I have a passion for fashion, sewing, knitting, and fitting, which has led me on an endless journey of learning. This blog chronicles my personal journey, comprising both triumphs and setbacks and the invaluable lessons I’ve gleaned along the way. Should you come across a post written months or even years ago, please bear in mind that it merely captures the collective wisdom and comprehension I possessed at that particular juncture. Would I recommend everything I’ve done in the past, such as using a duct tape sloper or trying a “wide hip vs. knock knee alteration”? No, but I believe that it’s important to keep these posts up because they still offer something to learn from. Instead, this blog aims to provide content for other curious minds and to encourage everyone to try new things!
But if you can draw it? If you can successfully demonstrate your idea in a way where both of you have the same understanding of it, so that either of you could build it or use it? That is a worthy goal. In my experience, the ability to take an idea from your own mind and transfer it to the mind of another person is intoxicating. It is a kind of creative empowerment that makes all your other crazy ideas feel maybe not so crazy. And the fact that you only need a pencil and a piece of paper to make it happen, that is most empowering of all.Adam Savage, “Every Tool’s a Hammer: Life Is What You Make It.”
Despite the fact that I haven’t, until quite recently, felt particularly skilled at it, I’ve been drawing most all my life. I draw every single day, for a multitude of reasons. I use drawing to flesh out and perfect my ideas. I use it to communicate with other builders and colleagues. I use it to create momentum. I use it to capture knowledge developed over the course of a project. And, of course, I use it for ideation.
From a planning perspective -whether it’s for current or future projects-I look at drawing as a translation tool from my brain to the physical world, where I have frequently found words wanting in the explanation of complex objects and operations, which, of course, is the entire purpose of every plan ever made. What is a plan if it isn’t helping you understand what you’re building and how you’re supposed to build it?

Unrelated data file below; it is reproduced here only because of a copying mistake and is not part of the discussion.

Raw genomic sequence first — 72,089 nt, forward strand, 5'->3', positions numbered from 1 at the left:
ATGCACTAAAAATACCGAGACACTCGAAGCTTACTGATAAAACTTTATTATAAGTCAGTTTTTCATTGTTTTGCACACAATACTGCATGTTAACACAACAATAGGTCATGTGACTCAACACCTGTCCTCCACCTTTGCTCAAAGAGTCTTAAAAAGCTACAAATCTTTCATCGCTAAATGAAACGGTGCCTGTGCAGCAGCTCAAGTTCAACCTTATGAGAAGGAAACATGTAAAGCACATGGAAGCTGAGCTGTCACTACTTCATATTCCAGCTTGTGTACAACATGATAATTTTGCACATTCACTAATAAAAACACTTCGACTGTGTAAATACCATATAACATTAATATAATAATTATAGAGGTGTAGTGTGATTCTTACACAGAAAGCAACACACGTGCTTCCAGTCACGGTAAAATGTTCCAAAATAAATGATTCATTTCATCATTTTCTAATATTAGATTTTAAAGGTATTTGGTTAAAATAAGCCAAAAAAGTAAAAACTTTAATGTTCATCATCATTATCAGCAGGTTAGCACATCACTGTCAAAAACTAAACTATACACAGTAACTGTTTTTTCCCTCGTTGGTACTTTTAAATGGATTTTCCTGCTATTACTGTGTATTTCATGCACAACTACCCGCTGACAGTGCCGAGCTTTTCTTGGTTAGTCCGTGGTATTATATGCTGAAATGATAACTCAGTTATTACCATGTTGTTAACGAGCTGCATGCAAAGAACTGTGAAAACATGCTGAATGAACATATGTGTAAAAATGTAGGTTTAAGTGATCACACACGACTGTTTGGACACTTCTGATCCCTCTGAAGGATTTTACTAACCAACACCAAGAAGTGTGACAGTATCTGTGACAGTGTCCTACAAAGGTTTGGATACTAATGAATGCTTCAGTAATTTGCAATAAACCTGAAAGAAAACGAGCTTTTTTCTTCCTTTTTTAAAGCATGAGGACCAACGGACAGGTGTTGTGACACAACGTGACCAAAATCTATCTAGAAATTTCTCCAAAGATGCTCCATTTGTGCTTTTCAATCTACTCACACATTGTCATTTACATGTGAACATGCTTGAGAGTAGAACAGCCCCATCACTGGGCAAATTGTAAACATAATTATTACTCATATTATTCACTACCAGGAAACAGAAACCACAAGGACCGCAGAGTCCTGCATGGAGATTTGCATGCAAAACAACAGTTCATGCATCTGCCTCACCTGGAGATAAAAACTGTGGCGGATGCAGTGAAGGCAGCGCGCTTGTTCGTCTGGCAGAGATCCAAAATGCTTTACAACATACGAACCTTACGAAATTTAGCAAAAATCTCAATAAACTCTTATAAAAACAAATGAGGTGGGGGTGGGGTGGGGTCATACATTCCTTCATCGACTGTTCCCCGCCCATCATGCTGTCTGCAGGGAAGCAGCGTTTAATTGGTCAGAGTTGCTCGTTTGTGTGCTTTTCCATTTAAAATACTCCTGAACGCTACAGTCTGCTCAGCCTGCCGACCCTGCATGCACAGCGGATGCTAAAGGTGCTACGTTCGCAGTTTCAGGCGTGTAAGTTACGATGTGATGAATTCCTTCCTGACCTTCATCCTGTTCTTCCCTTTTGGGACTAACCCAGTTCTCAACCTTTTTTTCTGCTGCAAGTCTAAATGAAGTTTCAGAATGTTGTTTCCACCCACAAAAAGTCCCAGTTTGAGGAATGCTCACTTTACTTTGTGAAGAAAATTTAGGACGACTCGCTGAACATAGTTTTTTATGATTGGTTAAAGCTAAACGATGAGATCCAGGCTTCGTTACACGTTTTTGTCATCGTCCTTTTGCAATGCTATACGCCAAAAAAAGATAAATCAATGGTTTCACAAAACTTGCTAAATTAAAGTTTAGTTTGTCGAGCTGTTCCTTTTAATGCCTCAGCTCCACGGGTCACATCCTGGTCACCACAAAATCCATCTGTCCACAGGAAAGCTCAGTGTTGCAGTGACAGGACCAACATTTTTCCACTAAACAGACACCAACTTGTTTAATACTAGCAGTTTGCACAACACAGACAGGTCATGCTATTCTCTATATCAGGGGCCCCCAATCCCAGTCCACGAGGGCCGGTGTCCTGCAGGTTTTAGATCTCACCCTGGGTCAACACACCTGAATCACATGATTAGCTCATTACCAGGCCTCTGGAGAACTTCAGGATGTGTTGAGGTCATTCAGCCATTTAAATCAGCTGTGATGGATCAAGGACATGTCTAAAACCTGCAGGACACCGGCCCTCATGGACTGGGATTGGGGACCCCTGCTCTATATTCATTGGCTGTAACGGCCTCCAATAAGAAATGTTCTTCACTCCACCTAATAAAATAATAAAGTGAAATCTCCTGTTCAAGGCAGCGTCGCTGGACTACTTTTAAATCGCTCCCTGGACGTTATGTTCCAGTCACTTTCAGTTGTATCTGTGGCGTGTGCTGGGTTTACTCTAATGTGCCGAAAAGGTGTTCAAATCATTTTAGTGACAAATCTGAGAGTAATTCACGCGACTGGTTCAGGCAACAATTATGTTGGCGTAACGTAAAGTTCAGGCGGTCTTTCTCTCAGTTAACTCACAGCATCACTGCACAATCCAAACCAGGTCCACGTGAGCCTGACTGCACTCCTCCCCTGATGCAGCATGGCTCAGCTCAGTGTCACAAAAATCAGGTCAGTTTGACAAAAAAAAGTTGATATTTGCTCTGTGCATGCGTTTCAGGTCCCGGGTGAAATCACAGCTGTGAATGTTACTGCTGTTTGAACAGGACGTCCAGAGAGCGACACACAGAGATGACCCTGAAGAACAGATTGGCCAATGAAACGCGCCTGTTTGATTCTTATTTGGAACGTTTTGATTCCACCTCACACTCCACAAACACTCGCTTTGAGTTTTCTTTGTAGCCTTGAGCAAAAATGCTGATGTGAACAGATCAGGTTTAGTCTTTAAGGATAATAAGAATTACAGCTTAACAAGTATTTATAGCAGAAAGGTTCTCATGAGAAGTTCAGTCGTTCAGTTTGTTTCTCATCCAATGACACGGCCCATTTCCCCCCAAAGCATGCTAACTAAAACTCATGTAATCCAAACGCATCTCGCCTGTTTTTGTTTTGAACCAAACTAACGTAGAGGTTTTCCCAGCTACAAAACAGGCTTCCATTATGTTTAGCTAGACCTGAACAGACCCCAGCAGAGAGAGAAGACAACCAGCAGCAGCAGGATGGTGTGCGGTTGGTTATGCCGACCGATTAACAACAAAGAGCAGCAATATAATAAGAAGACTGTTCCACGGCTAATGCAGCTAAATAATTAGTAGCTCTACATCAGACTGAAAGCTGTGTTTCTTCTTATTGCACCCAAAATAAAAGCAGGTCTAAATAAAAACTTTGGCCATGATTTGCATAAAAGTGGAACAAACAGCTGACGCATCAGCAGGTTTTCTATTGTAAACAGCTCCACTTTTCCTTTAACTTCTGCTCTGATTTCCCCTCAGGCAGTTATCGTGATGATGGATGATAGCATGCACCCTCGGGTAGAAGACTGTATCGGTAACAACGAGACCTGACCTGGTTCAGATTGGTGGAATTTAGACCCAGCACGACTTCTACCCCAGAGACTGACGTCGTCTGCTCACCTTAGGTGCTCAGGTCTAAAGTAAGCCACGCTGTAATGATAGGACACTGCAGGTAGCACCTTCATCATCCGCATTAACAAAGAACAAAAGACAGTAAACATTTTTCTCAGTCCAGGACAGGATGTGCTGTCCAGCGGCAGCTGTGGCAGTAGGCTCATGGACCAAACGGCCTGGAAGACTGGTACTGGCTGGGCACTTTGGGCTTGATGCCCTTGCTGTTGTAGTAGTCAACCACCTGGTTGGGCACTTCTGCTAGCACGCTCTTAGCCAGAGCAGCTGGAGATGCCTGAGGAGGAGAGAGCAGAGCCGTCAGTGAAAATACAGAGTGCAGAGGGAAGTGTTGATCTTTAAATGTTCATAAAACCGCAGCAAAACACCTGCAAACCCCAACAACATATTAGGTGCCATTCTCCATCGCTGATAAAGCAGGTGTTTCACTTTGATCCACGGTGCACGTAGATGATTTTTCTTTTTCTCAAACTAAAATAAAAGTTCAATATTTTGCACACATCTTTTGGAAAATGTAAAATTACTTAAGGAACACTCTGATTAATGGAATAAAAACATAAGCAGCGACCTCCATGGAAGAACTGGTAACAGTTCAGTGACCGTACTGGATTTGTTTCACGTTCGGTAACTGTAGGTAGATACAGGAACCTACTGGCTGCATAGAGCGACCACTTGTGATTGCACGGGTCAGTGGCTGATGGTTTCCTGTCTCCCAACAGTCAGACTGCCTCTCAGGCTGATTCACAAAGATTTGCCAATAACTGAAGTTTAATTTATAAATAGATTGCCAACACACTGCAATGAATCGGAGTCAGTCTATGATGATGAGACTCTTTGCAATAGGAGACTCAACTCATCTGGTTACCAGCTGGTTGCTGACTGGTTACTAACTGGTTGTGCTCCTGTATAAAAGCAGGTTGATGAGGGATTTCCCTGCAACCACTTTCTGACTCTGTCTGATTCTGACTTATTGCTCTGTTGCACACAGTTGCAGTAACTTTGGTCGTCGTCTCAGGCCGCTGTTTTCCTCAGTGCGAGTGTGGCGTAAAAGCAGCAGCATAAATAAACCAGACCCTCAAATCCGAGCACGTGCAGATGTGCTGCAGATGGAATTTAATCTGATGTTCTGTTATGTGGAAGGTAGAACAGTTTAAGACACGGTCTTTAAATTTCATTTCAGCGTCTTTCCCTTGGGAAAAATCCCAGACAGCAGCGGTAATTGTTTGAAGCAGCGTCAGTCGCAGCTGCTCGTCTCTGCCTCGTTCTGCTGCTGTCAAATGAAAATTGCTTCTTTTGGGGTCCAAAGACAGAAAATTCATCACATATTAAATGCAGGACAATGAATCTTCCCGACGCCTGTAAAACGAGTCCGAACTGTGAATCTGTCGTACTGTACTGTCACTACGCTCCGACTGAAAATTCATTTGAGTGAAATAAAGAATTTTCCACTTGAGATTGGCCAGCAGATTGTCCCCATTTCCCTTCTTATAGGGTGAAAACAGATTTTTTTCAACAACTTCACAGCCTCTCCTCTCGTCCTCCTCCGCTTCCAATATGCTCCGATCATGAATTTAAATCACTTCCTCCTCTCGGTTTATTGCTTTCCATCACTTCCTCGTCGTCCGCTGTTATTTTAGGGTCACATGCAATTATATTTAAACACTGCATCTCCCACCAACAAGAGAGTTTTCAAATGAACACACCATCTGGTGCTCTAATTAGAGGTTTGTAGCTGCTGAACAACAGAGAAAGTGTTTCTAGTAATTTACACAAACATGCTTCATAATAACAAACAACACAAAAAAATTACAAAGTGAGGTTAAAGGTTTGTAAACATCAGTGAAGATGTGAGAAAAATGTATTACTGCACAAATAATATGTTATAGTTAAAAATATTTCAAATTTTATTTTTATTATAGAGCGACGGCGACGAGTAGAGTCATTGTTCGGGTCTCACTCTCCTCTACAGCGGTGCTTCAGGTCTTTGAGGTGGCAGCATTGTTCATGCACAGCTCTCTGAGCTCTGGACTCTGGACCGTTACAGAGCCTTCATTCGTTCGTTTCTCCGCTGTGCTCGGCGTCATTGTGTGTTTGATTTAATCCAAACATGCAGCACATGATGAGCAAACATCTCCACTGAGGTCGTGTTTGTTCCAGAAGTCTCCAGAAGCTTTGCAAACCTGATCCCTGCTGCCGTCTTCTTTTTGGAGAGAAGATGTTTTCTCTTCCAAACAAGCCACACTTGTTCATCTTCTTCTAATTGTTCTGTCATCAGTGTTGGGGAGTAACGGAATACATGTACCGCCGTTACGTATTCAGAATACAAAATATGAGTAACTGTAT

Today, the maker space is not lacking in planning tools. There are software and mobile apps and various mechanical apparatus, and they all work the way they’re designed, but none of them seem to do what a simple pencil and piece of paper can. Because unlike those other methods, drawing out your idea shares the physical, tactile character of the building and making it is meant to precede and facilitate. Drawing is your brain transferring your idea, your knowledge, your intentions, from the electrical storm cloud at its center, through synapses and nerve endings, through the pencil in your hand, through your fingers, until it is captured in the permanence of the page, in physical space. It is, I have come to appreciate, a fundamental act of creation.
Sharing the details of a project and how I arrived at the final item is about giving permanence to the ideas, appreciation, and empowerment to this process of making. My move away from social media, where the only things that matter are curated feeds and perfect final projects, has been very therapeutic because it has allowed me space to be the type of maker I want to be: one who shares ideas and concepts, imparts knowledge to others, embarks on new ventures, and, above all, approaches my craft with mindfulness and intention. Thank you for following along with me on this journey of study and exploration.